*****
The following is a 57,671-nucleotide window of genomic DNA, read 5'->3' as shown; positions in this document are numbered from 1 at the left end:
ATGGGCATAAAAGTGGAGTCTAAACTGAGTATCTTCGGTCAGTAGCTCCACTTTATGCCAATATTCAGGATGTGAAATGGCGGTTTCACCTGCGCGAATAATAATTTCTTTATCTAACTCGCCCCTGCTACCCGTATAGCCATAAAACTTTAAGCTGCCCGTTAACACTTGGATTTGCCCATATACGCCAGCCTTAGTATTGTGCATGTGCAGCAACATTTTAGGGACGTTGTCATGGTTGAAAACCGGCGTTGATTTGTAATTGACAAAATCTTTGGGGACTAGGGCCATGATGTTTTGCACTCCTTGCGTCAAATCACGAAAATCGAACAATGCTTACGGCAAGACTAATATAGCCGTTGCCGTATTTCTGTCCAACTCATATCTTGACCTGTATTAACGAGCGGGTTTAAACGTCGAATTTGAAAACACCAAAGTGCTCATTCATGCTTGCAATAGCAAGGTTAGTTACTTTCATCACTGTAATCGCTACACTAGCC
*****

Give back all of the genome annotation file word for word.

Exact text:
The following is a 57,671-nucleotide window of genomic DNA, read 5'->3' as shown; positions in this document are numbered from 1 at the left end:
ATGGGCATAAAAGTGGAGTCTAAACTGAGTATCTTCGGTCAGTAGCTCCACTTTATGCCAATATTCAGGATGTGAAATGGCGGTTTCACCTGCGCGAATAATAATTTCTTTATCTAACTCGCCCCTGCTACCCGTATAGCCATAAAACTTTAAGCTGCCCGTTAACACTTGGATTTGCCCATATACGCCAGCCTTAGTATTGTGCATGTGCAGCAACATTTTAGGGACGTTGTCATGGTTGAAAACCGGCGTTGATTTGTAATTGACAAAATCTTTGGGGACTAGGGCCATGATGTTTTGCACTCCTTGCGTCAAATCACGAAAATCGAACAATGCTTACGGCAAGACTAATATAGCCGTTGCCGTATTTCTGTCCAACTCATATCTTGACCTGTATTAACGAGCGGGTTTAAACGTCGAATTTGAAAACACCAAAGTGCTCATTCATGCTTGCAATAGCAAGGTTAGTTACTTTCATCACTGTAATCGCTACACTAGCC